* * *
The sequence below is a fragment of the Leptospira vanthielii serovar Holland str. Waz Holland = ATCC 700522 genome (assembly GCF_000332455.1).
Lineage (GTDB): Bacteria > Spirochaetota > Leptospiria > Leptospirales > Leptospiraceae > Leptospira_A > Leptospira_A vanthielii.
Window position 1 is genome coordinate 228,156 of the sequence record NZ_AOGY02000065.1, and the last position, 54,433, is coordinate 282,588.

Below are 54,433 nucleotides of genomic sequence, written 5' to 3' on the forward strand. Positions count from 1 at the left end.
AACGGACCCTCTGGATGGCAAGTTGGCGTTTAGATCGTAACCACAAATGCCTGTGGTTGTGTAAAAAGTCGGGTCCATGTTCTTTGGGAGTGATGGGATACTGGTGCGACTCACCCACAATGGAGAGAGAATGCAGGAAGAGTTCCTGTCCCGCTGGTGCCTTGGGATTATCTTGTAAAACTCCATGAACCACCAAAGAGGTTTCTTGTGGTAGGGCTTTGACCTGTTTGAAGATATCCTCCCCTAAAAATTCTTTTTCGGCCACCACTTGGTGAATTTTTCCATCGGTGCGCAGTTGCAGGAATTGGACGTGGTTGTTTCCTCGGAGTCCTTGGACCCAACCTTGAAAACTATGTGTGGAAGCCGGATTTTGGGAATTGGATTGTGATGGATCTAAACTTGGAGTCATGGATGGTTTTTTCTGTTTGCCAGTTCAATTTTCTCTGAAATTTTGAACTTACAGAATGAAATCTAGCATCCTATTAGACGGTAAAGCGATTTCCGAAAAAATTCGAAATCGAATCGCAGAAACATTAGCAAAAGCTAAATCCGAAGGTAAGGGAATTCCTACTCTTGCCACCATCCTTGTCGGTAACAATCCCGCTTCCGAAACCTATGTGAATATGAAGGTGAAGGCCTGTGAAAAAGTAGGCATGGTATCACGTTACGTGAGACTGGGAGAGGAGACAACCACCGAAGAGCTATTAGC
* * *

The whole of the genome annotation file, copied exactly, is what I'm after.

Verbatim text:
The sequence below is a fragment of the Leptospira vanthielii serovar Holland str. Waz Holland = ATCC 700522 genome (assembly GCF_000332455.1).
Lineage (GTDB): Bacteria > Spirochaetota > Leptospiria > Leptospirales > Leptospiraceae > Leptospira_A > Leptospira_A vanthielii.
Window position 1 is genome coordinate 228,156 of the sequence record NZ_AOGY02000065.1, and the last position, 54,433, is coordinate 282,588.

Below are 54,433 nucleotides of genomic sequence, written 5' to 3' on the forward strand. Positions count from 1 at the left end.
AACGGACCCTCTGGATGGCAAGTTGGCGTTTAGATCGTAACCACAAATGCCTGTGGTTGTGTAAAAAGTCGGGTCCATGTTCTTTGGGAGTGATGGGATACTGGTGCGACTCACCCACAATGGAGAGAGAATGCAGGAAGAGTTCCTGTCCCGCTGGTGCCTTGGGATTATCTTGTAAAACTCCATGAACCACCAAAGAGGTTTCTTGTGGTAGGGCTTTGACCTGTTTGAAGATATCCTCCCCTAAAAATTCTTTTTCGGCCACCACTTGGTGAATTTTTCCATCGGTGCGCAGTTGCAGGAATTGGACGTGGTTGTTTCCTCGGAGTCCTTGGACCCAACCTTGAAAACTATGTGTGGAAGCCGGATTTTGGGAATTGGATTGTGATGGATCTAAACTTGGAGTCATGGATGGTTTTTTCTGTTTGCCAGTTCAATTTTCTCTGAAATTTTGAACTTACAGAATGAAATCTAGCATCCTATTAGACGGTAAAGCGATTTCCGAAAAAATTCGAAATCGAATCGCAGAAACATTAGCAAAAGCTAAATCCGAAGGTAAGGGAATTCCTACTCTTGCCACCATCCTTGTCGGTAACAATCCCGCTTCCGAAACCTATGTGAATATGAAGGTGAAGGCCTGTGAAAAAGTAGGCATGGTATCACGTTACGTGAGACTGGGAGAGGAGACAACCACCGAAGAGCTATTAGC